Johns Hopkins Gazette: November 28, 1994

Students Learn in PRIME Time

     Hopkins takes part in many programs to encourage young
students, especially minorities, to pursue their education after
12th grade. Project PRIME goes a step further: it wants to
interest Baltimore middle and high school students in becoming
     PRIME--Programs to Recruit and Inspire Minorities into
Education--is funded by a five-year, $3 million grant from the
Dewitt Wallace-Reader's Digest Fund. It is part of a $20.6
million expansion of the fund's Pathways to Teaching Careers
Program, a national initiative to recruit and train more
minorities to teach in public schools.
     Hopkins is one of eight regional colleges and universities
that form a PRIME partnership with Baltimore City Public Schools
and the Maryland MESA Program. One of the program's many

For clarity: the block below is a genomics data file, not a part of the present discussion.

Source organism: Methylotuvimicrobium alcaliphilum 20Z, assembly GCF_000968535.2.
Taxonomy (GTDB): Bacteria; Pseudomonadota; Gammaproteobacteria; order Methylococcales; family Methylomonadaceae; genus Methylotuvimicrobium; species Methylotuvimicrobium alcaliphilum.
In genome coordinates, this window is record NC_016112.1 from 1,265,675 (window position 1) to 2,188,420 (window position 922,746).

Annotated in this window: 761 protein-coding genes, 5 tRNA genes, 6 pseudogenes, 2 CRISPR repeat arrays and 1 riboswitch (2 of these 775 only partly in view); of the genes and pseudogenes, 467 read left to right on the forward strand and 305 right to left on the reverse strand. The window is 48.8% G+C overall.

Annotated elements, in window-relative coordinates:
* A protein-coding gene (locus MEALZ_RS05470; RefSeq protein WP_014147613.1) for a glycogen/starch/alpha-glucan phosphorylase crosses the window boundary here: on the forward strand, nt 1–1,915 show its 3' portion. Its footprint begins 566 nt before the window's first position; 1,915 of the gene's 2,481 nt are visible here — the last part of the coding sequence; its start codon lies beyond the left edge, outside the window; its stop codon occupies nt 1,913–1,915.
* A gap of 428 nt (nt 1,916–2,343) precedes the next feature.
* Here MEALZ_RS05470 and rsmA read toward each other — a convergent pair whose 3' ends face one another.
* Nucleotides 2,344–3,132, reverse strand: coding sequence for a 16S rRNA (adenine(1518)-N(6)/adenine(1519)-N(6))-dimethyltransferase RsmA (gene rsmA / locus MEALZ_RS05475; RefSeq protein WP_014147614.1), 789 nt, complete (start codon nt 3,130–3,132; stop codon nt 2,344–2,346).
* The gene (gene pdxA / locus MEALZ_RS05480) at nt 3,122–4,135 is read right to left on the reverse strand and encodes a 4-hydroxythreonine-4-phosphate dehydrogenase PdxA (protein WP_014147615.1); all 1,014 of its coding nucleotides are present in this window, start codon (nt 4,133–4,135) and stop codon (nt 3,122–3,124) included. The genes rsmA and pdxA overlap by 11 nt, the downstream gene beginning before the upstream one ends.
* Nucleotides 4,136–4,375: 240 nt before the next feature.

activities is to bring students to college campuses twice each
academic year. More than 120 students and teachers from four
middle schools participated in half-day activities at Homewood on
Nov. 18: Chinquapin, Garrison, Paul Laurence Dunbar and Johnny
Cake. The keynote address by Warren C. Hayman, of the Division of
Education, set the tone for the day. He reminded the students
that they are ambassadors of their parents, neighborhoods and
schools. He then challenged them to be the best they can be,
regardless of the obstacles they encounter: "I am, I can, I will;
if it is to be, it is up to me."
     Students then separated into groups for the part of the day
called weird science. Some students gathered in Jenkins Hall to
watch Shin Lin, chair of biophysics and associate dean for 
research and graduate studies, demonstrate videomicroscopy, while
others visited student teachers in Shaffer Hall for some
participatory learning. Students got a feel for the chemical
properties and reactions of dry ice. Others got a close-up view
of the physics of liquid flow and how vortexes are formed.
     "This day really impressed the students," said Pamela
Cooper, an eighth grade teacher at Chinquapin Middle School. "It
helps them understand that they can set goals early in their
lives, and it gives them a chance to see how college may fit into

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